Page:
By John Payne, National Cannabis Coalition
Over at The American Prospect, Paul Waldman ponders why so many Democrats support the status quo in the drug war, particularly as it relates to marijuana:
I have a hard time believing that anyone in either party thinks it’s good policy to be locking up hundreds of thousands of people for drug possession, which incurs staggering financial and human cost and has almost no effect on rates of drug use or abuse. You can tell because when they get asked about it, politicians almost never talk in concrete terms about what these policies achieve. Instead, draconian drug laws are justified in terms of “sending the right message,” which is what you say when you have no practical evidence to support your position.
Obviously, undoing the complex system of punishments for drug possession, particularly marijuana possession, is not a simple policy question. Would it be better to have a de facto decriminalization, where it’s still nominally illegal but nobody gets arrested, or would outright legalization, with a regulated marijuana industry, be preferable? The answers depend on predicting an uncertain future. But what we do know is that most politicians don’t even want to talk about it, beyond perhaps eliminating some mandatory minimum sentences and reducing punishments. The reason, of course, is fear, the force that governs so many decisions politicians make. At the moment, there remains a strong incentive to support the status quo, lest you be targeted in your next race as some kind of hippie-lover. The incentives on the other side, on the other hand, are almost nil. When was the last time somebody lost a race for being too tough on drugs? The half of Americans who favor marijuana legalization are not an organized voting bloc that gets together to punish its opponents at the polls.
I don’t think ending cannabis prohibition is all that complicated as a question of public policy, but I think he’s right that politicians have been reluctant to support major reforms to marijuana laws because they don’t see any upside in doing so. With a few noble exceptions, politicians are a cowardly lot, so they aren’t going to stick their necks out an issue if they think it could cost them their jobs, even if they know it’s the right thing to do. However, unlike Waldman, I see evidence that the political calculus for Democrats in this area is changing rather rapidly.
If you follow our work here at the National Cannabis Coalition, you’ve probably heard us talk about the race for the Democratic nomination for Oregon Attorney General, but here’s a brief recap for those of you just joining us. Dwight Holton, former acting U.S. Attorney in Portland, held a strong advantage over former judge Ellen Rosenblum in the race, with endorsements from most of the sheriffs, district attorneys, and newspapers that chose sides. Then Holton called Oregon’s medical marijuana law a “train wreck,” and Rosenblum responded by promising to “make marijuana enforcement a low priority, and protect the rights of medical marijuana patients.” That prompted the National Cannabis Coalition and other groups opposed to cannabis prohibition to donate money and advertising in support of Rosenblum. Rosenblum ended up winning the race with nearly two thirds of the vote.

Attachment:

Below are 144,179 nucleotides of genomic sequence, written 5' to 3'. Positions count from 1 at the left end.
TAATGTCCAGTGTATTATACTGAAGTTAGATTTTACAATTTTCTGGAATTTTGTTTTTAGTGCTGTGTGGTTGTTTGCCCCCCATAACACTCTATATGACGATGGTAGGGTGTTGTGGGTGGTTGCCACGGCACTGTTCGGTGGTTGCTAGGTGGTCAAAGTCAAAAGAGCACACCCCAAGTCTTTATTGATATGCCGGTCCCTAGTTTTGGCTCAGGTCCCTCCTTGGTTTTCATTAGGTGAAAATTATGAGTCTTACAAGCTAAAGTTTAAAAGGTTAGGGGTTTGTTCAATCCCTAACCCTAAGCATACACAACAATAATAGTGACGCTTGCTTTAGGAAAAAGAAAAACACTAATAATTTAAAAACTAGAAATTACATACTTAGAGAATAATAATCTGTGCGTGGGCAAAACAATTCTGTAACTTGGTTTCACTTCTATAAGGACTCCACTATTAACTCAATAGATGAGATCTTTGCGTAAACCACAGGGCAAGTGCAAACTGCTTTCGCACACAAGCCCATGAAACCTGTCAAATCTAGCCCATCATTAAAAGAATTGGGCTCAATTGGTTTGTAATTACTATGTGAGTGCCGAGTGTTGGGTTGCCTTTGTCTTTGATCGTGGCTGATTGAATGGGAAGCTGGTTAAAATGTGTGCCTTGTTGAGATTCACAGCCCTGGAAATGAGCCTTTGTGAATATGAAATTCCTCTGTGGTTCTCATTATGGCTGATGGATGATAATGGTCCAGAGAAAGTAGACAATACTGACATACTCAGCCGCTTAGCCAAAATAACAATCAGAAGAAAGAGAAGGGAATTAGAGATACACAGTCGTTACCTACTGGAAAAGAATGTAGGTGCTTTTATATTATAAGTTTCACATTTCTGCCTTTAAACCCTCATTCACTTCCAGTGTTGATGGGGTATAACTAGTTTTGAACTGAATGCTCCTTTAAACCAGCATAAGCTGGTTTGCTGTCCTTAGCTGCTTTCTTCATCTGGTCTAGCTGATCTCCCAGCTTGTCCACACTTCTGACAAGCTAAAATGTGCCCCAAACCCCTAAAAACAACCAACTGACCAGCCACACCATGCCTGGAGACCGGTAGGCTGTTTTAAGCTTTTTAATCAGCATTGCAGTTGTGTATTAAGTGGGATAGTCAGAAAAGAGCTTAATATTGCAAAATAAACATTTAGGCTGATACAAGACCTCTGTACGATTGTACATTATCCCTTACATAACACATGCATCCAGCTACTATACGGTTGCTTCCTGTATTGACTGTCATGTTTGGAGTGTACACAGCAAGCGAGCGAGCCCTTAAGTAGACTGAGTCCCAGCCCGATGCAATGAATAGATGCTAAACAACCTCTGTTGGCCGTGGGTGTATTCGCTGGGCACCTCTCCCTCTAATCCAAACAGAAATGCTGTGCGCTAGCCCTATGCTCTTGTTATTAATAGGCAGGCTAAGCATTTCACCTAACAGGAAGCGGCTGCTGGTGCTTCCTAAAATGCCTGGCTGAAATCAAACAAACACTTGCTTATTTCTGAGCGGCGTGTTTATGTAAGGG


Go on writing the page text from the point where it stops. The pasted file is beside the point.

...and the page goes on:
An even more astonishing example of the shifting tectonic plates of marijuana politics is the race between incumbent representative Silvestre Reyes and Beto O’Rourke in Texas’ 16th congressional district. Reyes was endorsed by President Obama, and Bill Clinton even came down to El Paso to campaign for him, but O’Rourke painted Reyes as out of touch with his constituents. Reyes demonstrated the point by trying to discredit O’Rourke based on his support for legalizing marijuana. O’Rourke stood his ground on the issue and won the election by just enough to prevent a runoff.
It’s premature to say that there is a strong block of voters energized primarily by cannabis law reform, but I think it’s clear that endorsing cannabis legalization is no longer a liability in Democratic primaries. We still have a ways to go before we prove to candidates across the political spectrum that they ignore pro-legalization voters at their own peril, but the National Cannabis Coalition is committed to building the grassroots movement that is necessary to make politicians fall into line with the will of the electorate.
John is the campaign director for Show-Me Cannabis Regulation in Missouri and a member of the National Cannabis Coalition’s board of directors. He first became involved in cannabis law reform when he joined the Students for a Sensible Drug Policy chapter at Washington University in Saint Louis in 2001. After graduating from college, John taught high school social studies before embarking on a career as a writer. He worked for the Show-Me Institute, a think tank that advocates free market policies for the state of Missouri from 2009 to 2011, when he joined Show-Me Cannabis Regulation. His articles have appeared in Young American Revolution, The American Conservative, and Reason Magazine, as well as newspapers across Missouri.